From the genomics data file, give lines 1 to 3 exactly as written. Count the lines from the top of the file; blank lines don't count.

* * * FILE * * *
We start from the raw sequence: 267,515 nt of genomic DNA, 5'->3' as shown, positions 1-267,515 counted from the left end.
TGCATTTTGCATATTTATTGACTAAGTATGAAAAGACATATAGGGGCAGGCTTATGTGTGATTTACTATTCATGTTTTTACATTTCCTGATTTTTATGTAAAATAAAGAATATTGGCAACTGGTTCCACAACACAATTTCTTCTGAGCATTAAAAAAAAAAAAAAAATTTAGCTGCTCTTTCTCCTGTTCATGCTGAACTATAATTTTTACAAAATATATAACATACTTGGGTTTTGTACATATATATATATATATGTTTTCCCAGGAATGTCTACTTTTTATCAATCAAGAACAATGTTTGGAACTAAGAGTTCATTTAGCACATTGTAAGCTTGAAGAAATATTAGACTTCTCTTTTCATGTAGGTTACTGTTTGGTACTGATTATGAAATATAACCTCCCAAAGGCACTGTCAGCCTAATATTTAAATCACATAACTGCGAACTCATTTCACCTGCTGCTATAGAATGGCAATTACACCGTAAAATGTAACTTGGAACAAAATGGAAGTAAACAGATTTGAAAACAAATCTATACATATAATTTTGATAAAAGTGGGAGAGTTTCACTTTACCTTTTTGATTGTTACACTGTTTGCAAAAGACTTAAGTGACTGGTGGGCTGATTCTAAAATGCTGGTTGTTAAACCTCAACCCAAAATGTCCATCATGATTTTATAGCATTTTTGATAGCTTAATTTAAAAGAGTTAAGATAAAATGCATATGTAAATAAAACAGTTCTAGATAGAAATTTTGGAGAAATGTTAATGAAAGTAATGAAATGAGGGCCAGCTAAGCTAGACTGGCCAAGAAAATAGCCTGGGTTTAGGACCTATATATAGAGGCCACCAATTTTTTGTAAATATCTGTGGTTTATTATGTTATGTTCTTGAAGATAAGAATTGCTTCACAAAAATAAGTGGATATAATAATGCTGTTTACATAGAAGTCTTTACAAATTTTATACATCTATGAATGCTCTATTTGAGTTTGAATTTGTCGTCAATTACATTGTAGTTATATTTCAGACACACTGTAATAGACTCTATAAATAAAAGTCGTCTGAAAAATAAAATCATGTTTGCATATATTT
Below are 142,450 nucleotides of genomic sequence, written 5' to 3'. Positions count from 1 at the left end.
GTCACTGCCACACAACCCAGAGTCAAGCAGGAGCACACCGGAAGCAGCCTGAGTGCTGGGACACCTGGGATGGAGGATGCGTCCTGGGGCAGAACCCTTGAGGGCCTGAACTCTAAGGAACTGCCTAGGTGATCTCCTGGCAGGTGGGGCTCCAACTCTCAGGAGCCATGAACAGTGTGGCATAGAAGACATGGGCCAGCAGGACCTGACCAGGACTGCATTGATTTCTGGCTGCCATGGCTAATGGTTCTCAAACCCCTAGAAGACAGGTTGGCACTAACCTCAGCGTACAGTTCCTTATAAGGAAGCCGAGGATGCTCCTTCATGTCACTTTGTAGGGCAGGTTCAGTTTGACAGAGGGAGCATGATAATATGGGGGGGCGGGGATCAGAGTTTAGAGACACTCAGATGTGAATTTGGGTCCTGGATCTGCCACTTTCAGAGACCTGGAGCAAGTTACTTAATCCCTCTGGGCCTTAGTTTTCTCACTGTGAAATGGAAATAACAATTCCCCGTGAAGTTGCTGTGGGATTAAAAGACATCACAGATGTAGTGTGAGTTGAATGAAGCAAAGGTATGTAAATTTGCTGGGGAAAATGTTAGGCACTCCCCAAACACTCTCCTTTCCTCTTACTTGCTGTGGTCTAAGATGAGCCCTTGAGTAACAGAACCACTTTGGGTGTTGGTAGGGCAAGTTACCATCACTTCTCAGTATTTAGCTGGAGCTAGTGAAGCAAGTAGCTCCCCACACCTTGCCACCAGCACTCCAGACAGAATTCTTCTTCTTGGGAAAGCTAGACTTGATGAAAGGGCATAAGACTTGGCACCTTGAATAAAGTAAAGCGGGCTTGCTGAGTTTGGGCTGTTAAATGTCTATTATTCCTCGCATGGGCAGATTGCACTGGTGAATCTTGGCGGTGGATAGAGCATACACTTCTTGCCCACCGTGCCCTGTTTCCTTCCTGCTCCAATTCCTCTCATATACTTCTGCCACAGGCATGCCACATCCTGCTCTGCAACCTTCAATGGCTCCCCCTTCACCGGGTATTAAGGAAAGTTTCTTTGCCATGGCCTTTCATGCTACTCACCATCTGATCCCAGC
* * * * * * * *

We start from the raw sequence: 267,515 nt of genomic DNA, 5'->3' as shown, positions 1-267,515 counted from the left end.
TGCATTTTGCATATTTATTGACTAAGTATGAAAAGACATATAGGGGCAGGCTTATGTGTGATTTACTATTCATGTTTTTACATTTCCTGATTTTTATGTAAAATAAAGAATATTGGCAACTGGTTCCACAACACAATTTCTTCTGAGCATTAAAAAAAAAAAAAAAATTTAGCTGCTCTTTCTCCTGTTCATGCTGAACTATAATTTTTACAAAATATATAACATACTTGGGTTTTGTACATATATATATATATATGTTTTCCCAGGAATGTCTACTTTTTATCAATCAAGAACAATGTTTGGAACTAAGAGTTCATTTAGCACATTGTAAGCTTGAAGAAATATTAGACTTCTCTTTTCATGTAGGTTACTGTTTGGTACTGATTATGAAATATAACCTCCCAAAGGCACTGTCAGCCTAATATTTAAATCACATAACTGCGAACTCATTTCACCTGCTGCTATAGAATGGCAATTACACCGTAAAATGTAACTTGGAACAAAATGGAAGTAAACAGATTTGAAAACAAATCTATACATATAATTTTGATAAAAGTGGGAGAGTTTCACTTTACCTTTTTGATTGTTACACTGTTTGCAAAAGACTTAAGTGACTGGTGGGCTGATTCTAAAATGCTGGTTGTTAAACCTCAACCCAAAATGTCCATCATGATTTTATAGCATTTTTGATAGCTTAATTTAAAAGAGTTAAGATAAAATGCATATGTAAATAAAACAGTTCTAGATAGAAATTTTGGAGAAATGTTAATGAAAGTAATGAAATGAGGGCCAGCTAAGCTAGACTGGCCAAGAAAATAGCCTGGGTTTAGGACCTATATATAGAGGCCACCAATTTTTTGTAAATATCTGTGGTTTATTATGTTATGTTCTTGAAGATAAGAATTGCTTCACAAAAATAAGTGGATATAATAATGCTGTTTACATAGAAGTCTTTACAAATTTTATACATCTATGAATGCTCTATTTGAGTTTGAATTTGTCGTCAATTACATTGTAGTTATATTTCAGACACACTGTAATAGACTCTATAAATAAAAGTCGTCTGAAAAATAAAATCATGTTTGCATATATTT
Below are 142,450 nucleotides of genomic sequence, written 5' to 3'. Positions count from 1 at the left end.